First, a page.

UPS confirmed an order for 14 more Boeing 747-8 freighters breathing new life into the otherwise stagnant jumbo aircraft program. While passenger service using this iconic aircraft is decreasing, the use of the 747 in the cargo world grows a bit more.
Orders for the Boeing passenger aircraft have been far and few with all 47 passenger variants already delivered to respective customers such as Lufthansa, Korean Air, and Air China.
With the exception of one aircraft that has yet to be delivered to an unidentified customer, all remaining 747s that roll off the assembly line will go to UPS.
In 2016, the shipping giant ordered 14 freighter variants. Since then there has been much speculation over the future of jumbo aircraft. Boeing’s main competitor Airbus was recently thrown a lifeline by Emirates with the purchase of 20 Airbus A380s and an option to buy 16 more.
If it were not for that sale the curtains would’ve been drawn on the aircraft earlier than most expected.
Boeing is in a similar situation with the 747. As airlines are shifting towards mid-size medium range aircraft and new twin-engine jets the desire for high capacity jumbo aircraft is declining.
The proof of this can be seen in the success of aircraft such as the Airbus A320neoLR which is taking the place of the now discontinued Boeing 757 aircraft and has pressured Boeing to begin discussions about building a 757 replacement.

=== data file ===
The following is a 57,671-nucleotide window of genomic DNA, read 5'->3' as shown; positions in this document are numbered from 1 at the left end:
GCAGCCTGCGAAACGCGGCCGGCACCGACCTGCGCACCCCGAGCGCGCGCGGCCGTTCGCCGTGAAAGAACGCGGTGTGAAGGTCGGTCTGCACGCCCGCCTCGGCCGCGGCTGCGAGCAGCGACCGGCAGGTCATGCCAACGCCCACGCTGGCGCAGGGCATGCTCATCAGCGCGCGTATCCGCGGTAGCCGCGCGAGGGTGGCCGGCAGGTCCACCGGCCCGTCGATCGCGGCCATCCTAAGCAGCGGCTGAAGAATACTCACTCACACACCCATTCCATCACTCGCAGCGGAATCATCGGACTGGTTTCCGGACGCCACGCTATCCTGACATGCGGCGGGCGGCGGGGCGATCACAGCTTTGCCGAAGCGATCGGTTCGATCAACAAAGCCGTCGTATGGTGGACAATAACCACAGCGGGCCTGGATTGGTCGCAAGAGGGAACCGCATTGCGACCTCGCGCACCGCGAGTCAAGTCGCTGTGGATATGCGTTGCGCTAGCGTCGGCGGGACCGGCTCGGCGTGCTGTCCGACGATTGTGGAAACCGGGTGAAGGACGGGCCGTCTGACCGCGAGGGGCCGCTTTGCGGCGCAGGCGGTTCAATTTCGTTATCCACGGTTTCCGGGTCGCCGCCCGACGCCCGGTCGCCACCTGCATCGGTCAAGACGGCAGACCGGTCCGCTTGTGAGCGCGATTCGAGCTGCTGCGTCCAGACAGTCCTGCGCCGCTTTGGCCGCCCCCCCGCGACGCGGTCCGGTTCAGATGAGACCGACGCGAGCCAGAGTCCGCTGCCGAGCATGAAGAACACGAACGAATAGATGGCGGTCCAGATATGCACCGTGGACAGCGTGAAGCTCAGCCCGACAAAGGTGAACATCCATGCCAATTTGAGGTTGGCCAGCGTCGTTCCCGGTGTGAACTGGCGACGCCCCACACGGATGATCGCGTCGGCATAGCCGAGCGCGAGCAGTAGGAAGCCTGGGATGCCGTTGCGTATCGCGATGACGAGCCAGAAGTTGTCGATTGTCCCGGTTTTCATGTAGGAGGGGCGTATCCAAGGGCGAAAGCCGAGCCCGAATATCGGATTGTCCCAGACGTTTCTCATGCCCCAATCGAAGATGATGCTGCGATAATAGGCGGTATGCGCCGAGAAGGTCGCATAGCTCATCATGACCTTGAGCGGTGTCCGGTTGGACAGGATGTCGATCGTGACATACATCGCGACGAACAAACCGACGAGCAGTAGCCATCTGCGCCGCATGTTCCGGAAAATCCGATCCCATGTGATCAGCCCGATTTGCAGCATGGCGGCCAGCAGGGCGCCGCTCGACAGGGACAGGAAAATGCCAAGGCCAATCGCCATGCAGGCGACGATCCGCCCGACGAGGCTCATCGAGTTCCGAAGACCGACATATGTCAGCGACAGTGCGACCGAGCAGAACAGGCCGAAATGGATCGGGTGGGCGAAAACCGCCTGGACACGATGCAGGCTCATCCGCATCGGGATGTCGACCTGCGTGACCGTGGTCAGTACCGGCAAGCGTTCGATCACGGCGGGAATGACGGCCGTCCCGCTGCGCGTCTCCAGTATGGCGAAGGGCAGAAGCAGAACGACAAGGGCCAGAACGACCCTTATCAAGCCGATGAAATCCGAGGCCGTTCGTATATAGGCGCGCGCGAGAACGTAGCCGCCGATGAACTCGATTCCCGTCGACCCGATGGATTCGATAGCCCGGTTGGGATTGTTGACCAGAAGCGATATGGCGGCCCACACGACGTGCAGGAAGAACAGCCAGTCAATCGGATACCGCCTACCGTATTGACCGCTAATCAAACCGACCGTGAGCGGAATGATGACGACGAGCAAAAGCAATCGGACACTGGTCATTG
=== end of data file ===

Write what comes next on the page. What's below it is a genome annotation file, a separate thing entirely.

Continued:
While the transport of passengers in the aviation industry is trending away from jumbos, an increase in global trade and growth has resulted in increased demand in the air freight market.
Adding bigger planes is part of the overall UPS strategy to boost capacity and efficiency on regional and long-distance routes.
UPS plans to use them to take full advantage of the growing cargo demand in Asia to Europe and North America. These freighters will contribute much-needed shipping capacity to UPS as it and other freight carriers move to upscale operations.
The UPS sale will mean that Boeing can continue producing the 747 for the next several years at a rate of six jets annually. No domestic commercial passenger-carrying airline in the U.S. operates the 747 anymore but the airplane will continue to fly until at least the middle of the century through foreign operators and freight operations such as UPS.
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